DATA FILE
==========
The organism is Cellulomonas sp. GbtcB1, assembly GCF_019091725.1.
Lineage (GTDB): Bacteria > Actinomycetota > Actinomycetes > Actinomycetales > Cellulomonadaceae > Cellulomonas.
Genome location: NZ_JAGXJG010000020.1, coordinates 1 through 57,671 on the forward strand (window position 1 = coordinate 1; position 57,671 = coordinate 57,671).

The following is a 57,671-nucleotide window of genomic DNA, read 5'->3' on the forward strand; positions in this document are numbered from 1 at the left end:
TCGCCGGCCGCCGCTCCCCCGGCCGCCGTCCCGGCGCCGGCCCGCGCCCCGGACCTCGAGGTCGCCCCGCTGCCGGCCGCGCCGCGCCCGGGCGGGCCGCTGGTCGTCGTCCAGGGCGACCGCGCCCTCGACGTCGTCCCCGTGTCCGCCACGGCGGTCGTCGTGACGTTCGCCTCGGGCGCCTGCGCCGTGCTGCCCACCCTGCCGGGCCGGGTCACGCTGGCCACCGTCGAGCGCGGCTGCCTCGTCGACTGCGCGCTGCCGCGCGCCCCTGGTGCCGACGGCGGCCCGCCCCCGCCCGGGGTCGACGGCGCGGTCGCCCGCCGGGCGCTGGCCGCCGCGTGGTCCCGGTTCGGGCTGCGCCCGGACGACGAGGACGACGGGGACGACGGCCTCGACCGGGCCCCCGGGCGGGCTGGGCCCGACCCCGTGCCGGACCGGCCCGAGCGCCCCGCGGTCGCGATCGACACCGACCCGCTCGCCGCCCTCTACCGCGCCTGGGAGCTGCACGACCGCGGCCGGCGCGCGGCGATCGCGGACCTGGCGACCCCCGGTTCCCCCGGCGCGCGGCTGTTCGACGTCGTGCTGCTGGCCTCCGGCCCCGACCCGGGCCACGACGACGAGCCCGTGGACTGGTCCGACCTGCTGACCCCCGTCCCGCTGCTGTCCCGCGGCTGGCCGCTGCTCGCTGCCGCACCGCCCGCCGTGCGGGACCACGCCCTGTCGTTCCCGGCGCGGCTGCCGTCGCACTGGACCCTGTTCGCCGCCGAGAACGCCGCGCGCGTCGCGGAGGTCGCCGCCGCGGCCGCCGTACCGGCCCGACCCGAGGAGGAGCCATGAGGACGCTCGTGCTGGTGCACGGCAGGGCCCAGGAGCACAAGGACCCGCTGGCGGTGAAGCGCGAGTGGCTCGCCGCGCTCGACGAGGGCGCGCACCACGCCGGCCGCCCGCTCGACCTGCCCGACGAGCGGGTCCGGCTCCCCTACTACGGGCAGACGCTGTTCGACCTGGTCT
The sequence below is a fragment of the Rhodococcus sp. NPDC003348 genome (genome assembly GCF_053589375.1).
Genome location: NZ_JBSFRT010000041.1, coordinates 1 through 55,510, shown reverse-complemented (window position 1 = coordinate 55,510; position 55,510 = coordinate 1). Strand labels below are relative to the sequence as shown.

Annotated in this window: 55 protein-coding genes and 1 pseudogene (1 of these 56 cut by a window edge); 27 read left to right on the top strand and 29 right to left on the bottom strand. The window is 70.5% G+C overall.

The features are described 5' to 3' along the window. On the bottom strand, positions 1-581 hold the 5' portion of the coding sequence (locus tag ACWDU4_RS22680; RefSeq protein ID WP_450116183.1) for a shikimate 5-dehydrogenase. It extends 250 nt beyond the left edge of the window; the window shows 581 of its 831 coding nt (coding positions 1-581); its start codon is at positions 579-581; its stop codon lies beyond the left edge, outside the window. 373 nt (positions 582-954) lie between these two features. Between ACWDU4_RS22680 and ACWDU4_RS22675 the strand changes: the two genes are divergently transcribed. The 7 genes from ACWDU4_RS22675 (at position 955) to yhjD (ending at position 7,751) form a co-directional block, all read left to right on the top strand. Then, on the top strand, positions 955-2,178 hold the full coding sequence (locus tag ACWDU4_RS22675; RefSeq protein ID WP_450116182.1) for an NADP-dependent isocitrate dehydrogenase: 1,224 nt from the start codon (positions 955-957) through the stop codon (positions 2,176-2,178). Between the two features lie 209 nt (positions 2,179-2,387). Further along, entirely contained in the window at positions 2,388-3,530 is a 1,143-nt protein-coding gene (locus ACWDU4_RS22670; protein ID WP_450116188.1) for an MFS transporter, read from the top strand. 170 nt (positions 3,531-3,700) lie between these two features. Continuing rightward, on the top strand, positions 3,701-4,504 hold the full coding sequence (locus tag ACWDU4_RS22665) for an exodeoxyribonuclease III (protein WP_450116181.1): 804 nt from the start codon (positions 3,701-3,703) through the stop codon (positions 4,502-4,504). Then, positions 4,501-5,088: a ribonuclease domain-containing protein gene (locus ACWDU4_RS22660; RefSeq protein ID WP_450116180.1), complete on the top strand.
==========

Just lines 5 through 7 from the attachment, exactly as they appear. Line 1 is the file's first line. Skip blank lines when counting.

TCGCCGGCCGCCGCTCCCCCGGCCGCCGTCCCGGCGCCGGCCCGCGCCCCGGACCTCGAGGTCGCCCCGCTGCCGGCCGCGCCGCGCCCGGGCGGGCCGCTGGTCGTCGTCCAGGGCGACCGCGCCCTCGACGTCGTCCCCGTGTCCGCCACGGCGGTCGTCGTGACGTTCGCCTCGGGCGCCTGCGCCGTGCTGCCCACCCTGCCGGGCCGGGTCACGCTGGCCACCGTCGAGCGCGGCTGCCTCGTCGACTGCGCGCTGCCGCGCGCCCCTGGTGCCGACGGCGGCCCGCCCCCGCCCGGGGTCGACGGCGCGGTCGCCCGCCGGGCGCTGGCCGCCGCGTGGTCCCGGTTCGGGCTGCGCCCGGACGACGAGGACGACGGGGACGACGGCCTCGACCGGGCCCCCGGGCGGGCTGGGCCCGACCCCGTGCCGGACCGGCCCGAGCGCCCCGCGGTCGCGATCGACACCGACCCGCTCGCCGCCCTCTACCGCGCCTGGGAGCTGCACGACCGCGGCCGGCGCGCGGCGATCGCGGACCTGGCGACCCCCGGTTCCCCCGGCGCGCGGCTGTTCGACGTCGTGCTGCTGGCCTCCGGCCCCGACCCGGGCCACGACGACGAGCCCGTGGACTGGTCCGACCTGCTGACCCCCGTCCCGCTGCTGTCCCGCGGCTGGCCGCTGCTCGCTGCCGCACCGCCCGCCGTGCGGGACCACGCCCTGTCGTTCCCGGCGCGGCTGCCGTCGCACTGGACCCTGTTCGCCGCCGAGAACGCCGCGCGCGTCGCGGAGGTCGCCGCCGCGGCCGCCGTACCGGCCCGACCCGAGGAGGAGCCATGAGGACGCTCGTGCTGGTGCACGGCAGGGCCCAGGAGCACAAGGACCCGCTGGCGGTGAAGCGCGAGTGGCTCGCCGCGCTCGACGAGGGCGCGCACCACGCCGGCCGCCCGCTCGACCTGCCCGACGAGCGGGTCCGGCTCCCCTACTACGGGCAGACGCTGTTCGACCTGGTCT
The sequence below is a fragment of the Rhodococcus sp. NPDC003348 genome (genome assembly GCF_053589375.1).
Genome location: NZ_JBSFRT010000041.1, coordinates 1 through 55,510, shown reverse-complemented (window position 1 = coordinate 55,510; position 55,510 = coordinate 1). Strand labels below are relative to the sequence as shown.